Pauca Verba is Latin for A Few Words.

Tuesday, September 24, 2013

Jesus and Mary of Ethiopia

An icon invites us to pray with our eyes


ETHIOPIA IS SUCH A TERRIBLY POOR COUNTRY its icons are more likely to be painted on sheets of cardboard than wood. Still, despite the crushing poverty, the images of this ancient Oriental Church reflect a brilliantly colored, exuberant, bright joy. Mary looks a little surprised here. What has Jesus just confided to her? Perhaps the news of the Resurrection and the secret of eternal life? Perhaps the role she will play as Mother of the new humanity whose fundamental invitation will be compassionate and merciful love?

Jesus looks playful here, doesn't he? He's got his book of teachings, but the book  is closed. At present he is more interested in bestowing his blessing and smile. Is this the "fragrance of the Gospel" Pope Francis had in mind when he gave his recent  interview which has gotten so much attention?

One of the most striking features of this icon is the nimbus around the heads of Jesus and Mary. A nimbus is usually golden or ochre, but these are highly decorated and even layered. Why the nimbus?

Theology distinguishes faith of two kinds. First there is the faith which simply and freely believes the doctrines or teachings of the Church: the teaching of God as Creator, that of the Blessed Trinity and the Incarnation, the teachings regarding the Seven Sacraments and the moral teachings.

The second and higher kind of faith is possessed by those who have been illumined (enlightened) by God's energies and knowledge. This is the faith spoken of in the Letter to the Hebrews:

The substance of things hoped for, the evidence of things not seen. Hebrews 11:1

The first kind of faith, which is higher than simply human knowledge of a scientific or academic kind, is still merely believing. The second belongs to the person who can say from a personal place, I see, however that personal knowledge of the mysteries is still partial, like the dark glass St. Paul refers to in 1 Cor. 9-12.

The nimbus around the heads of Jesus, Mary, the saints and angels, symbolizes this second faith of illumination - the higher knowledge of heavenly things and personal holiness and even one's living in the Pascal Mystery of the Lord's dying and the victory of his rising. Isn't this the faith symbolized by the lighted candle given to us at Baptism?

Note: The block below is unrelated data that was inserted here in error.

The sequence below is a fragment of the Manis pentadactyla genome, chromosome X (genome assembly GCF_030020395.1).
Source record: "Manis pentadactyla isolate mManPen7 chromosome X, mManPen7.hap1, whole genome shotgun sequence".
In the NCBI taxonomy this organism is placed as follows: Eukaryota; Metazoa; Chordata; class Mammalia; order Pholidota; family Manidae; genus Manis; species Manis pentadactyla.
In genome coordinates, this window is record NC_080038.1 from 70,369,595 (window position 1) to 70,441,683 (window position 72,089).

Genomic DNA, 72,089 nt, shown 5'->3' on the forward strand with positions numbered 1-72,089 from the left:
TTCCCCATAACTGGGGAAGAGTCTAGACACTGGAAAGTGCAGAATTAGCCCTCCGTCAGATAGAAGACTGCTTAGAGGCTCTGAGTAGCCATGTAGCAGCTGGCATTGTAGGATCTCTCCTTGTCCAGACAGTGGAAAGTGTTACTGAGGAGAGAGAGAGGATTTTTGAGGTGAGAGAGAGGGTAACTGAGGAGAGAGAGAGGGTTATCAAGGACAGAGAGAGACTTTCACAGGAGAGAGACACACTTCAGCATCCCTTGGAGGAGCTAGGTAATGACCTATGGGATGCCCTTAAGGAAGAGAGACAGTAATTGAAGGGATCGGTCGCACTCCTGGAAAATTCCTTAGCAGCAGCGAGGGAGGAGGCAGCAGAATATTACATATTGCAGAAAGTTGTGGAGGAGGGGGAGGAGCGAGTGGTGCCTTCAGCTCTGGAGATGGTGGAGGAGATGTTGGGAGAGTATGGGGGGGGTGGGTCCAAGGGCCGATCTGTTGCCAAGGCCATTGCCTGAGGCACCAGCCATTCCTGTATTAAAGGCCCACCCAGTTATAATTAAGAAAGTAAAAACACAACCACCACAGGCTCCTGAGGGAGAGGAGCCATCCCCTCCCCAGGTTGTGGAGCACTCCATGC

I would add that while illumination may refer to knowledge of the heavenly mysteries (not at all the same as knowing a lot about religion) illumination also speaks to knowledge of human things as they are suffused with God's presence.

I was recently speaking with a contractor of home improvements and repairs who told me about the marvelous workers who form his team, almost all of whom are young men here legally from Mexico. He related that at times he is told by customers, "I don't want those people working in my house." Clearly there's no inner illumination in this kind of person - no knowledge of divine and deeply human things - and for all the church-going and even weekly professing of the Nicene Creed - maybe not even much of the simpler just believing kind of faith.


Young Jesus,
Divine,
Ethiopian Christ,
turn your bright face
toward me -
the blaze of your
nimbus
to penetrate my mind,
gifting
that
alive light -
the joy of
confident resting
in you -
the inner balance
of my emotions
like the autumn equinox -
the light of knowing
none of us brings God anywhere
nor to anyone,
but that God is already there.

2 comments:

  1. Thank you for bringing this different type of icon from Ethiopia. It is so interesting to see a take on the Theotokos from cultures other than Russia and Greece. I am appreciative for you lesson on theology also. I hope to strive to that second and higher kind of faith and be illuminated in the light of my Baptismal candle, when the plan that God had for me was put into motion. May His will be done.

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    1. What brings us to the second faith of illumination? A Russian friend, who was raised an atheist under the Soviet System, was converted by repeated visits to the Rublev Trinity Icon in the Tretyakov Gallery in Moscow. "What the Bible does for our ears, the icon does for our eyes."

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